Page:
Inflammation May Improve The Clinical Outcome of Specific Subtypes of Breast Cancer

Inflammation May Improve The Clinical Outcome of Specific Subtypes of Breast Cancer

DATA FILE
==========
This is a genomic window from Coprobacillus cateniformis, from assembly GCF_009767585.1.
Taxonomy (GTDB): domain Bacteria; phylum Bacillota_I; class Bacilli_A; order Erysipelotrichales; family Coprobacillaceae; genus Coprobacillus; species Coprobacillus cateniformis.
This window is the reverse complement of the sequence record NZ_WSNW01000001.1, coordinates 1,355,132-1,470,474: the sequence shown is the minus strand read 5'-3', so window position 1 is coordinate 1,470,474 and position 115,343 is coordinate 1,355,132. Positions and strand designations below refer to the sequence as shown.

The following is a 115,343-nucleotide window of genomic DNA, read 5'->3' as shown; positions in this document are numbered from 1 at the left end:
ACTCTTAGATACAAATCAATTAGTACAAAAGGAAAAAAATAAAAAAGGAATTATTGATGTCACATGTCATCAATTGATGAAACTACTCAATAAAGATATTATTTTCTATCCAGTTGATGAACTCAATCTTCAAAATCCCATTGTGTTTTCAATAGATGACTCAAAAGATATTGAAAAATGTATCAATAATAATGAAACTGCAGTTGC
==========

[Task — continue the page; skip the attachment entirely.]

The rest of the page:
89465_webResearchers from the University of Texas Southwestern Medical Center in Dallas, led by Dr. W. Lee Kraus, identified a cross-talk between inflammatory and estrogen effects on the growth of breast cancer. The study entitled “TNFa Signaling Exposes Latent Estrogen Receptor Binding Sites to Alter the Breast Cancer Cell Transcriptome” was published in the journal Molecular Cell. Breast cancer is the second leading cause of cancer-related death among women in the United States with 12.3 percent expected to be diagnosed with breast cancer during their lifetime, according to statistics from the National Cancer Institute (NCI). About 65% of breast cancers have a significant number of estrogen hormone receptors (regulators of gene transcription) and their growth is stimulated by this hormone (ER positive). These types of cancers can be targeted by anti-hormone therapies such as Tamoxifen that lowers their response to estrogen. The immune response is another important player in tumor growth as immune cells can produce a cytokine called tumor necrosis factor alpha (TNFa), a pro-inflammatory molecule. While estrogen stimulates proliferation of breast cancer cells, TNFa can have either proliferative or anti-proliferative effects depending on the tumor ty
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